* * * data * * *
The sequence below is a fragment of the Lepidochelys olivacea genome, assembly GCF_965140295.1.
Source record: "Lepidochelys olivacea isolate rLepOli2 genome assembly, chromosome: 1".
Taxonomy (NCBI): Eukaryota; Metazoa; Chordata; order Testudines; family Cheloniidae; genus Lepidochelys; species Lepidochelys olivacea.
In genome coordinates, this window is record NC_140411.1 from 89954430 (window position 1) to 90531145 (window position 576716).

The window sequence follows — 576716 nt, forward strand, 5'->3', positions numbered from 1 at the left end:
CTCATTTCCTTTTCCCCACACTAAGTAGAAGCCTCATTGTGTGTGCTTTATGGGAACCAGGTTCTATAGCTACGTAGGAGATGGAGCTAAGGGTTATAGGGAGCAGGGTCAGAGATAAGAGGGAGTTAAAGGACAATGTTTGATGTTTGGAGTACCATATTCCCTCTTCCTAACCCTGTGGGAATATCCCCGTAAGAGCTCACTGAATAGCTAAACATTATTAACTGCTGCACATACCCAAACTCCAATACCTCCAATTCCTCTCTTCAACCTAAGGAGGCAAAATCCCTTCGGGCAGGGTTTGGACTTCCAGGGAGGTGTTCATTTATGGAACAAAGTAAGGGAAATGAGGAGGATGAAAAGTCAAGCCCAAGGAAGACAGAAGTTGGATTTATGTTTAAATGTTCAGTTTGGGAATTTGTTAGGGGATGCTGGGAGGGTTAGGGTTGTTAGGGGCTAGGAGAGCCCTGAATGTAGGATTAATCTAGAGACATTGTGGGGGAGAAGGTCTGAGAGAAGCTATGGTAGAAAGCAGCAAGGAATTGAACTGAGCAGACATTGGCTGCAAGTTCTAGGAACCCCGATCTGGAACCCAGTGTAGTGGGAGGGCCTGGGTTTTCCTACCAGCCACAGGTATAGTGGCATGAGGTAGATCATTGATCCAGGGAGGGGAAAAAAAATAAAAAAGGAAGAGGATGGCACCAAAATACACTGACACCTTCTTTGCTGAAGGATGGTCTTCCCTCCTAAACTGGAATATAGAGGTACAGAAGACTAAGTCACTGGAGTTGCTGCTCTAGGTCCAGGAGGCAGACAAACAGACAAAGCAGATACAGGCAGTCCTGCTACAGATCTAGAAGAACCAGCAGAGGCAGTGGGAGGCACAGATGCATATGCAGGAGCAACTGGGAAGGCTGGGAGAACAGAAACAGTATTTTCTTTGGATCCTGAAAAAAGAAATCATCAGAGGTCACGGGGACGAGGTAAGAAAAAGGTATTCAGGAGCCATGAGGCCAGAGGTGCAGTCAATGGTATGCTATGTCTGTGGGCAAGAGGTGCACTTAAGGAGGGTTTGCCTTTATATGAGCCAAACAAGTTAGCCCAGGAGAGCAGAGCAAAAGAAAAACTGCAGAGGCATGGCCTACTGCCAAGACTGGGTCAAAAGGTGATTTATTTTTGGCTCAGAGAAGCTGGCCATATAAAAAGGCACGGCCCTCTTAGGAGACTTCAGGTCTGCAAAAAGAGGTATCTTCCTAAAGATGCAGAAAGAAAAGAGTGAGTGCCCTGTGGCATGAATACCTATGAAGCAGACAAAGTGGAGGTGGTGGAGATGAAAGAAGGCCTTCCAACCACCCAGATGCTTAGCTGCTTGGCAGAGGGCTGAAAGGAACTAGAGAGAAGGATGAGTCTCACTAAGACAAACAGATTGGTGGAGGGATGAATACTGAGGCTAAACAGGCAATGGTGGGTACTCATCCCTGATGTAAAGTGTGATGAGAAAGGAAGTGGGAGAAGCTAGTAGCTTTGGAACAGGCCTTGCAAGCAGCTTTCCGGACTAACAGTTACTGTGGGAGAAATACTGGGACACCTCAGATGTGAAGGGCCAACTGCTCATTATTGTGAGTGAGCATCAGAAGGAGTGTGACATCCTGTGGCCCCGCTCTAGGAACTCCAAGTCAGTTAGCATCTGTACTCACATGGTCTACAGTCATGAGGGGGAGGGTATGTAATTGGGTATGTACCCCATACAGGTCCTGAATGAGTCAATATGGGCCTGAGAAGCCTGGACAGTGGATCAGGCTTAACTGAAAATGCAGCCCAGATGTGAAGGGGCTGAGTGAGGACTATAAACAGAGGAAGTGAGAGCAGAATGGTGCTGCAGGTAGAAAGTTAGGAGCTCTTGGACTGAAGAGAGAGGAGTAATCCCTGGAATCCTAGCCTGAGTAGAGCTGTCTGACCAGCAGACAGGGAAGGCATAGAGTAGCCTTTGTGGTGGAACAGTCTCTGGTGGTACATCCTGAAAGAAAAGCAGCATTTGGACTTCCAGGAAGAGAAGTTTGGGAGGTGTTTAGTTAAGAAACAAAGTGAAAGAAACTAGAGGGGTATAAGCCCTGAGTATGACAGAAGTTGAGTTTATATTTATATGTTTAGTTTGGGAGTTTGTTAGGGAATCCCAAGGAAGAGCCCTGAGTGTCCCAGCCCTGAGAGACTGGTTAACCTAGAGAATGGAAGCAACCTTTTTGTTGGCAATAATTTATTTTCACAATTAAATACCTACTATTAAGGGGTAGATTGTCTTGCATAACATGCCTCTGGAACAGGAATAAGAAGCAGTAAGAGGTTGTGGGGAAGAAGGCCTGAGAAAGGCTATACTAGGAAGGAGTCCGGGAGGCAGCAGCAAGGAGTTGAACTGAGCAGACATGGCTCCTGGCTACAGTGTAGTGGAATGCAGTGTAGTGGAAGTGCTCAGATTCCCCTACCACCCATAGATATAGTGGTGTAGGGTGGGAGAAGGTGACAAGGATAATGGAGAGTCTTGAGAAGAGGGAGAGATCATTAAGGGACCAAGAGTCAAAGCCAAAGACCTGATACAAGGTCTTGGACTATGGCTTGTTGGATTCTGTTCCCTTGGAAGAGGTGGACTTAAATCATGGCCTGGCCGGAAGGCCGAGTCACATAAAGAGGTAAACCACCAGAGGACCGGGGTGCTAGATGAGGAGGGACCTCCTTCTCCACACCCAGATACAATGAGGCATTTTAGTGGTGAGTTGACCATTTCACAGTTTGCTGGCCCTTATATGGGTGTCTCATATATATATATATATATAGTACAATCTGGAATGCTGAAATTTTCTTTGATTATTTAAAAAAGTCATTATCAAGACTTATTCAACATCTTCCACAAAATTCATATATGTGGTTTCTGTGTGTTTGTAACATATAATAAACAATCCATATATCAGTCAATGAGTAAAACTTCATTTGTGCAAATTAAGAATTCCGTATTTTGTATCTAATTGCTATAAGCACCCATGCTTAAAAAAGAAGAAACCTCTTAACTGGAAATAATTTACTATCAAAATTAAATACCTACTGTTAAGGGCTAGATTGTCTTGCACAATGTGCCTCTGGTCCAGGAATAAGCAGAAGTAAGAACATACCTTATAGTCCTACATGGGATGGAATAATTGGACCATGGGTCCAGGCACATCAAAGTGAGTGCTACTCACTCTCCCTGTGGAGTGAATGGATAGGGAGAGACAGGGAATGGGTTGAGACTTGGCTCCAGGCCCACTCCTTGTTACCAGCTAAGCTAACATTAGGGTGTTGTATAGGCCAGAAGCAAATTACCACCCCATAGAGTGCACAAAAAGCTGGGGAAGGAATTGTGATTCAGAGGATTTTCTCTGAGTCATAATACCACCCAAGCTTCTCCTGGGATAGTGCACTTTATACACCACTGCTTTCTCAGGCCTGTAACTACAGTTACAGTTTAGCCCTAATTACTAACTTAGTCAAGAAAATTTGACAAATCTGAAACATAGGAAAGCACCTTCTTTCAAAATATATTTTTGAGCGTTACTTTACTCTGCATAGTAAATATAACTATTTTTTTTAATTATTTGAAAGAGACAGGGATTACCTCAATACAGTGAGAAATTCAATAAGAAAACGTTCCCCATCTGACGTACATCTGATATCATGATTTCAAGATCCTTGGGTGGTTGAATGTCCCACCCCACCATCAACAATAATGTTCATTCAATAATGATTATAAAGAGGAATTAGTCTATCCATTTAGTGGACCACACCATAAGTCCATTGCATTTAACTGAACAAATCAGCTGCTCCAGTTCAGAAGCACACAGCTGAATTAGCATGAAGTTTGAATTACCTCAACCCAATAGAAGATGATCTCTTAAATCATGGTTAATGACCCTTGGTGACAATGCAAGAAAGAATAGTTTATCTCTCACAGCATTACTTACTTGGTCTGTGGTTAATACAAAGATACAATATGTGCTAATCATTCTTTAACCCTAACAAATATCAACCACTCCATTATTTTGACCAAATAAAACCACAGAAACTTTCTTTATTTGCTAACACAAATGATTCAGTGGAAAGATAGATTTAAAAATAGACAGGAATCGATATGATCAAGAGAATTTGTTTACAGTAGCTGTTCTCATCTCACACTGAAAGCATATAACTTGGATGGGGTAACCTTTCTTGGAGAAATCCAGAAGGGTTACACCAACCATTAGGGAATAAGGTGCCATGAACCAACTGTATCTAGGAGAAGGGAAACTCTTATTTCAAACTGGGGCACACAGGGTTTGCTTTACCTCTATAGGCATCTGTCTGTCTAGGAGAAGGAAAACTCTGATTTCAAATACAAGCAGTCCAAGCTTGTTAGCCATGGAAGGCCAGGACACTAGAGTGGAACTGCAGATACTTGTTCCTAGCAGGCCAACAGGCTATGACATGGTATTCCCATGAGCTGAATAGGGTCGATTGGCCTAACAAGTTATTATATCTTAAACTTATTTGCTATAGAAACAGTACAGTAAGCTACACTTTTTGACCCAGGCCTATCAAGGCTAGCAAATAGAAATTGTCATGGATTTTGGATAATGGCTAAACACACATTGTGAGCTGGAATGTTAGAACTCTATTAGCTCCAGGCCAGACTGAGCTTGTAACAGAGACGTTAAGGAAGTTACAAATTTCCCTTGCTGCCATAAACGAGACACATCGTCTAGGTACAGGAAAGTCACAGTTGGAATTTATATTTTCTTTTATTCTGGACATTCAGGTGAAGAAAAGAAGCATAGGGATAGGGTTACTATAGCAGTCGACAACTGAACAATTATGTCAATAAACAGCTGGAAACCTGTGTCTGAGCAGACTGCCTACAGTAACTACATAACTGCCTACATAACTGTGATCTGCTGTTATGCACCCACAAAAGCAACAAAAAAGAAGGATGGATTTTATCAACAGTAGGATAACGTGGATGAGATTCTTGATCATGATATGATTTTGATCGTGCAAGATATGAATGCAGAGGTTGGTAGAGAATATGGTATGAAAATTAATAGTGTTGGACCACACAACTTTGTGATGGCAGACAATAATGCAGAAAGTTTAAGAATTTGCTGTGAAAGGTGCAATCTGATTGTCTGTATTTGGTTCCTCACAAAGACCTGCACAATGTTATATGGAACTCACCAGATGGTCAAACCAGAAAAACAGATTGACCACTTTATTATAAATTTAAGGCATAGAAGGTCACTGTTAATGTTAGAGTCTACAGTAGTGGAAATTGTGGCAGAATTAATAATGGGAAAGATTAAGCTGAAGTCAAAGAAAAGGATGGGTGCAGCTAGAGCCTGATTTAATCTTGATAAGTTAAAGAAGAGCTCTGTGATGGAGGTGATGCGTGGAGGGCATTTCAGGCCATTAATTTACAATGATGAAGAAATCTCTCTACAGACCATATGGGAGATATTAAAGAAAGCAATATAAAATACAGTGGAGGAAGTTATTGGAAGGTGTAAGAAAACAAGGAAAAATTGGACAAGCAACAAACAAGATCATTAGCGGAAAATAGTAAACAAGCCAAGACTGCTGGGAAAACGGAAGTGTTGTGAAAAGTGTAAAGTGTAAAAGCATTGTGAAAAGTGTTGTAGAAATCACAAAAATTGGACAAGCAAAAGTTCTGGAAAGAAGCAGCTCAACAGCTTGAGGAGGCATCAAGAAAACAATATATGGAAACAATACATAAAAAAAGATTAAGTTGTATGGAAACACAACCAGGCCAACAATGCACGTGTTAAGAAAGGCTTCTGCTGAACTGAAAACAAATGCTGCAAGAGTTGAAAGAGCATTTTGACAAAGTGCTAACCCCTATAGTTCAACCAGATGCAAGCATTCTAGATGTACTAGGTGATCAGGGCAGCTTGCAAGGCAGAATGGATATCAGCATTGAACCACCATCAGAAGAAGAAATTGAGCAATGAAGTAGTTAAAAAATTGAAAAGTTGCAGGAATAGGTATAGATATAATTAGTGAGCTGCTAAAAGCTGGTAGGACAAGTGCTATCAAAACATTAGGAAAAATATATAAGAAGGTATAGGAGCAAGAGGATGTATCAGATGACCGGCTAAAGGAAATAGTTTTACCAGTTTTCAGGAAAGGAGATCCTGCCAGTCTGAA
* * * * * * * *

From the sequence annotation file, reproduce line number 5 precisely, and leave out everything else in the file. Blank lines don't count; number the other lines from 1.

The window sequence follows — 576716 nt, forward strand, 5'->3', positions numbered from 1 at the left end: